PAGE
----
The sympathetic nervous system prepares your “fight-or-flight” response to danger, described earlier, mobilizing systems within your body to maximize arousal and energy generation, while simultaneously inhibiting digestion. Specific hormones are released into your body from the endocrine system, which initiate a rapid and generalized response. This is characterized by an increase in your heart rate, anxiety, increased perspiration and blood glucose concentrations. Your increased heart rate stimulates cardiac contraction thereby increasing cardiac output. It also dilates your bronchi, increasing airflow into and out of your lungs and dilates your blood vessels to facilitate blood flow to the limbs to help you prepare to either fight or to flee.

It does not matter whether the danger is real or not: what matters is whether you perceive it as being real. Your body’s reaction to the brown curved snake-like looking object near your foot on a bush trail is exactly the same whether it is actually snake or simply a stick.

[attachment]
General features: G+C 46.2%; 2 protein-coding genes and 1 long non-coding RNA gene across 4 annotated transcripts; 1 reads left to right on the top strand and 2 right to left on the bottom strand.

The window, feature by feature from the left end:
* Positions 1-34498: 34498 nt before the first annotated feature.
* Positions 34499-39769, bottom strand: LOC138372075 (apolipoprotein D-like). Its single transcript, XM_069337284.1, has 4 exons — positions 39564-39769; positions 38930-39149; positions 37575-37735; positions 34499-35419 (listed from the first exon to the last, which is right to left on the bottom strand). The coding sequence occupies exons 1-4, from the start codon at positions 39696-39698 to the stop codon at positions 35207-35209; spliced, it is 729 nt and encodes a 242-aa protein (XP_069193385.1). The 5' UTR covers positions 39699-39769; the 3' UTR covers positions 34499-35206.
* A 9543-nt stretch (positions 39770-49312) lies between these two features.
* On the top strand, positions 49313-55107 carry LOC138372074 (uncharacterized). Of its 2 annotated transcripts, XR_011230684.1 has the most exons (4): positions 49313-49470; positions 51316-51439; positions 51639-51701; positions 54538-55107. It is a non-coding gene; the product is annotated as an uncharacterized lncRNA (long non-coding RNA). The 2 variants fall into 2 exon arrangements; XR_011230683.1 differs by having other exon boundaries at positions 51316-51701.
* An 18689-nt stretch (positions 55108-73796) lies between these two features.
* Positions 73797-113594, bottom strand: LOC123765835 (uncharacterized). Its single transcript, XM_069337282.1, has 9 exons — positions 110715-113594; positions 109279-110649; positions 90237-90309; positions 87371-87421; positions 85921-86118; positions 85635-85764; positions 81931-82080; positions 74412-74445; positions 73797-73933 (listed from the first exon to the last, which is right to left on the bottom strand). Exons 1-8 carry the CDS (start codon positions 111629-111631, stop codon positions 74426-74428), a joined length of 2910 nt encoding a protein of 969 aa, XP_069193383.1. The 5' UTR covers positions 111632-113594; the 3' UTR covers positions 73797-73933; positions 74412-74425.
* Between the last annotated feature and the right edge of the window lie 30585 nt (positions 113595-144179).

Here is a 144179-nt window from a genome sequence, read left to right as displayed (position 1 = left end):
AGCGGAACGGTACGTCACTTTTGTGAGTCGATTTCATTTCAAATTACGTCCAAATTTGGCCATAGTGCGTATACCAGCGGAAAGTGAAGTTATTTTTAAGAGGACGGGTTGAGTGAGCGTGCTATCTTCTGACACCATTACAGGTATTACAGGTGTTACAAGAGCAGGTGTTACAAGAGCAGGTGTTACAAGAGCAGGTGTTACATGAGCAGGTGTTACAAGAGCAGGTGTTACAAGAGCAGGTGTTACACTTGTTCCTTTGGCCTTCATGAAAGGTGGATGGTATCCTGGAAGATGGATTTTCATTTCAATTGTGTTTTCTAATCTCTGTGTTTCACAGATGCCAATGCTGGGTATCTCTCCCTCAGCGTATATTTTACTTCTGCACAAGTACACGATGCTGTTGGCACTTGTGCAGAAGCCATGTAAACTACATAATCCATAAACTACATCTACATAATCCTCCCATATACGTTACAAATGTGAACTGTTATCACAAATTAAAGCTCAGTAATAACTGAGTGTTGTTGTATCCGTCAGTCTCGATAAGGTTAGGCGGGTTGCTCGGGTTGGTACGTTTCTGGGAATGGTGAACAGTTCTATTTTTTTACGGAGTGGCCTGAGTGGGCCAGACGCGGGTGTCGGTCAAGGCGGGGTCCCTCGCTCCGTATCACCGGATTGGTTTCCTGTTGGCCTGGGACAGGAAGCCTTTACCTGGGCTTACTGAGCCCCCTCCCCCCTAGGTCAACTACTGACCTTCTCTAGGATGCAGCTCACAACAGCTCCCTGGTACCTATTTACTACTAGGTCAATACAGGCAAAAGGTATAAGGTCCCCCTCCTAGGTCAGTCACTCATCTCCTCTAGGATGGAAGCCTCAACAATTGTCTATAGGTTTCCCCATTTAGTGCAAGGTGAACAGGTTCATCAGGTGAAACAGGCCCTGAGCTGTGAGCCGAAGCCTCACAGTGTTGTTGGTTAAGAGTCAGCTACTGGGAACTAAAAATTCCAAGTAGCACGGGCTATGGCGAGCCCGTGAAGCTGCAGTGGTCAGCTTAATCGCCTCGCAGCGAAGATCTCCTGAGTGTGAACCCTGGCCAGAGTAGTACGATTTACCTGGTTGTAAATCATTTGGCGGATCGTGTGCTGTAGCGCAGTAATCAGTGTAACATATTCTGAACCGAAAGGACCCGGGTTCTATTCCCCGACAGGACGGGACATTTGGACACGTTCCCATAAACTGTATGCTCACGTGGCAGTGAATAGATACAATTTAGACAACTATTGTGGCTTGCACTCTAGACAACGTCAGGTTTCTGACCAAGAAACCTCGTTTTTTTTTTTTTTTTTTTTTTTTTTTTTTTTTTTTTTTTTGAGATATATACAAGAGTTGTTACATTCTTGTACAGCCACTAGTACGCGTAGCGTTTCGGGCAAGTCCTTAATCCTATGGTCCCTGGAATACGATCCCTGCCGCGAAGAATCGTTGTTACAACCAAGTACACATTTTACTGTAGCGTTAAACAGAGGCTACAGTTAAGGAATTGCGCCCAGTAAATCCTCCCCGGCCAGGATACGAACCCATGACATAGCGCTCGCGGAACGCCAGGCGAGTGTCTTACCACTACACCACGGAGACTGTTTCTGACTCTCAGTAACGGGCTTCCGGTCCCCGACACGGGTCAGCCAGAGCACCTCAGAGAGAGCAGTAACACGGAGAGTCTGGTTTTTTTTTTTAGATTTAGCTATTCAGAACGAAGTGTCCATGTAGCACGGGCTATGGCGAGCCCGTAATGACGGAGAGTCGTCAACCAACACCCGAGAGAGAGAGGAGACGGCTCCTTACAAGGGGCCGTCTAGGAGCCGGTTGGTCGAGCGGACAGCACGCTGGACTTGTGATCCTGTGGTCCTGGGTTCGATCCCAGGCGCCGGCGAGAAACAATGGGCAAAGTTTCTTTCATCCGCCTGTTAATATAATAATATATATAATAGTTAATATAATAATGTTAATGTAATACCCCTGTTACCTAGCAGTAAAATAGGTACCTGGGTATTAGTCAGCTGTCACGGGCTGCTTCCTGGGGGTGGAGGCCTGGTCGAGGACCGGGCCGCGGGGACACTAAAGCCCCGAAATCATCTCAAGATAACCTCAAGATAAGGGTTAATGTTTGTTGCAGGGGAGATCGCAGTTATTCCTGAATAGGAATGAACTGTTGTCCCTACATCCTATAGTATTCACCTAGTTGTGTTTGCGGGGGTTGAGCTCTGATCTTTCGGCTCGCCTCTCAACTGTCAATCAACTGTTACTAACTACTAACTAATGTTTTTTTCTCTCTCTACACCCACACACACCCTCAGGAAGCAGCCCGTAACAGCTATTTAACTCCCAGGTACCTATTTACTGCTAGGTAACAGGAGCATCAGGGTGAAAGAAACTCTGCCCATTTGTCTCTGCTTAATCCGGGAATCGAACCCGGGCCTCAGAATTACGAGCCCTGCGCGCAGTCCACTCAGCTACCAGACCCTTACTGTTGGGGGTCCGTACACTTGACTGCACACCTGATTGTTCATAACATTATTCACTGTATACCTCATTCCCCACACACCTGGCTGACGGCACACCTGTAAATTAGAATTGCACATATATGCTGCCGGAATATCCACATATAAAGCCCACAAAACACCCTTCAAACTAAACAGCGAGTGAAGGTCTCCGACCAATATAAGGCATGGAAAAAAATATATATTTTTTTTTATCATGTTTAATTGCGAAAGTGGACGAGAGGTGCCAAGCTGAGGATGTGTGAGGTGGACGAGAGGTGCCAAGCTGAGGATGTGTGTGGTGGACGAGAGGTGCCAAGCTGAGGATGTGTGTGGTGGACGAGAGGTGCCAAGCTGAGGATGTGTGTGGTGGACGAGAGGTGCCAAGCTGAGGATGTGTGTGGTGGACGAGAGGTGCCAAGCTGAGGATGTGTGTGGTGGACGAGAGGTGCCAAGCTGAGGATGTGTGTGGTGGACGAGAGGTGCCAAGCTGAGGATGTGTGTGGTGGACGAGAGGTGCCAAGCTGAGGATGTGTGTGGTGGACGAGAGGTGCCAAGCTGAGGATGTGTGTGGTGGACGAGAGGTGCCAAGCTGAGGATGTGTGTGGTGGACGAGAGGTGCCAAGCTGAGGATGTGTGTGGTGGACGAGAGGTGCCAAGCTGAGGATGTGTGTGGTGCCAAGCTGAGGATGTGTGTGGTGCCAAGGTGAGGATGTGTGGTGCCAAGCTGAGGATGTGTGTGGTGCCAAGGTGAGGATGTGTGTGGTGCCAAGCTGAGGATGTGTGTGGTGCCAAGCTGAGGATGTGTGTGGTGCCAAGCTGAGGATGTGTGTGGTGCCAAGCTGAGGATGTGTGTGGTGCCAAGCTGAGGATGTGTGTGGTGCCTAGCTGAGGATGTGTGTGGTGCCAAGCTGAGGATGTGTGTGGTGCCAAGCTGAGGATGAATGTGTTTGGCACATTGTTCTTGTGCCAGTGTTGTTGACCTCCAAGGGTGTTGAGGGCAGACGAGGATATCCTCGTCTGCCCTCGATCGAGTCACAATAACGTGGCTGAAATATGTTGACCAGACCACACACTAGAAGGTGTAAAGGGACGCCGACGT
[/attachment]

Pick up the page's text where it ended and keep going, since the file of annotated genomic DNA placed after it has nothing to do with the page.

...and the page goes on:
Your emotional state affects your breathing and your breathing affects your emotional state. Because chest breathing is your body’s emergency breathing system, it actually activates the “fight-or-flight” alarm reaction. And it doesn’t matter whether you are actually facing physical danger or not: if you breathe from your chest, your body will respond as if you actually are in peril.

So if your normal breathing is shallow, restricted to your chest, you are constantly sending subtle messages to your brain and your autonomic nervous system that you are facing danger, thereby maintaining a constant state of stress in your body and mind so that you are never able to completely relax. The longer you maintain this habit, the more ingrained it will become, the greater your imbalance and the greater the “wear and tear” on your nervous system.